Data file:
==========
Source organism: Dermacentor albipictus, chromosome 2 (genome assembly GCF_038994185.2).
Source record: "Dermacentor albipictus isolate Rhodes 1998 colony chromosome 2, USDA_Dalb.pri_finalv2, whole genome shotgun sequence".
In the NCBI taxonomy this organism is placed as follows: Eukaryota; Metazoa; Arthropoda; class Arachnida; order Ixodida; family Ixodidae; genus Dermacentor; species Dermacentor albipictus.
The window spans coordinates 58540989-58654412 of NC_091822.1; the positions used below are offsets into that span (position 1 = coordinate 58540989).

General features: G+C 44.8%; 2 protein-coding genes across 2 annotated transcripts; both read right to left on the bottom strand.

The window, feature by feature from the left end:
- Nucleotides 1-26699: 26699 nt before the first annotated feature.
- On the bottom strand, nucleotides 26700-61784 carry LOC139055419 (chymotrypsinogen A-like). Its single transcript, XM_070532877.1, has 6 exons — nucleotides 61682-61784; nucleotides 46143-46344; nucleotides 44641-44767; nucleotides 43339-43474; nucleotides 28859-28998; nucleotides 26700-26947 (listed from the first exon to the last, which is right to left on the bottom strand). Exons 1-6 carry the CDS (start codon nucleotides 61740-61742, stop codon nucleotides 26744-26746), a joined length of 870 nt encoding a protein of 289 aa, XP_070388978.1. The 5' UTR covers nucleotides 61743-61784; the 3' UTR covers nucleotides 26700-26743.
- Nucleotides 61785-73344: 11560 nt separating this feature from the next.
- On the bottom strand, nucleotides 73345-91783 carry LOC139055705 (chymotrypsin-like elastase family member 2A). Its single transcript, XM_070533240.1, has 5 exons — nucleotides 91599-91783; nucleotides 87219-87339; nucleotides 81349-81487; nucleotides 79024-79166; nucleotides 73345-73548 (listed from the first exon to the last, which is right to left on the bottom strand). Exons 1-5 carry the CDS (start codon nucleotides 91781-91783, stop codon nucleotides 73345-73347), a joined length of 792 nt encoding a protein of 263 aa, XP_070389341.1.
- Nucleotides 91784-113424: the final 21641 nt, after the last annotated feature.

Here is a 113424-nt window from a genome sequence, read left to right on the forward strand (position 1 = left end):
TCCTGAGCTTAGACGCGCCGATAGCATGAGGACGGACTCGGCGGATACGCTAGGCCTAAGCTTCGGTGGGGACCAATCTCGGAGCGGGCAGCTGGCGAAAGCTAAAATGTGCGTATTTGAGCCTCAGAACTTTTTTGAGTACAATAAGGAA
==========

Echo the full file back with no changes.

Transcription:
Source organism: Dermacentor albipictus, chromosome 2 (genome assembly GCF_038994185.2).
Source record: "Dermacentor albipictus isolate Rhodes 1998 colony chromosome 2, USDA_Dalb.pri_finalv2, whole genome shotgun sequence".
In the NCBI taxonomy this organism is placed as follows: Eukaryota; Metazoa; Arthropoda; class Arachnida; order Ixodida; family Ixodidae; genus Dermacentor; species Dermacentor albipictus.
The window spans coordinates 58540989-58654412 of NC_091822.1; the positions used below are offsets into that span (position 1 = coordinate 58540989).

General features: G+C 44.8%; 2 protein-coding genes across 2 annotated transcripts; both read right to left on the bottom strand.

The window, feature by feature from the left end:
- Nucleotides 1-26699: 26699 nt before the first annotated feature.
- On the bottom strand, nucleotides 26700-61784 carry LOC139055419 (chymotrypsinogen A-like). Its single transcript, XM_070532877.1, has 6 exons — nucleotides 61682-61784; nucleotides 46143-46344; nucleotides 44641-44767; nucleotides 43339-43474; nucleotides 28859-28998; nucleotides 26700-26947 (listed from the first exon to the last, which is right to left on the bottom strand). Exons 1-6 carry the CDS (start codon nucleotides 61740-61742, stop codon nucleotides 26744-26746), a joined length of 870 nt encoding a protein of 289 aa, XP_070388978.1. The 5' UTR covers nucleotides 61743-61784; the 3' UTR covers nucleotides 26700-26743.
- Nucleotides 61785-73344: 11560 nt separating this feature from the next.
- On the bottom strand, nucleotides 73345-91783 carry LOC139055705 (chymotrypsin-like elastase family member 2A). Its single transcript, XM_070533240.1, has 5 exons — nucleotides 91599-91783; nucleotides 87219-87339; nucleotides 81349-81487; nucleotides 79024-79166; nucleotides 73345-73548 (listed from the first exon to the last, which is right to left on the bottom strand). Exons 1-5 carry the CDS (start codon nucleotides 91781-91783, stop codon nucleotides 73345-73347), a joined length of 792 nt encoding a protein of 263 aa, XP_070389341.1.
- Nucleotides 91784-113424: the final 21641 nt, after the last annotated feature.

Here is a 113424-nt window from a genome sequence, read left to right on the forward strand (position 1 = left end):
TCCTGAGCTTAGACGCGCCGATAGCATGAGGACGGACTCGGCGGATACGCTAGGCCTAAGCTTCGGTGGGGACCAATCTCGGAGCGGGCAGCTGGCGAAAGCTAAAATGTGCGTATTTGAGCCTCAGAACTTTTTTGAGTACAATAAGGAA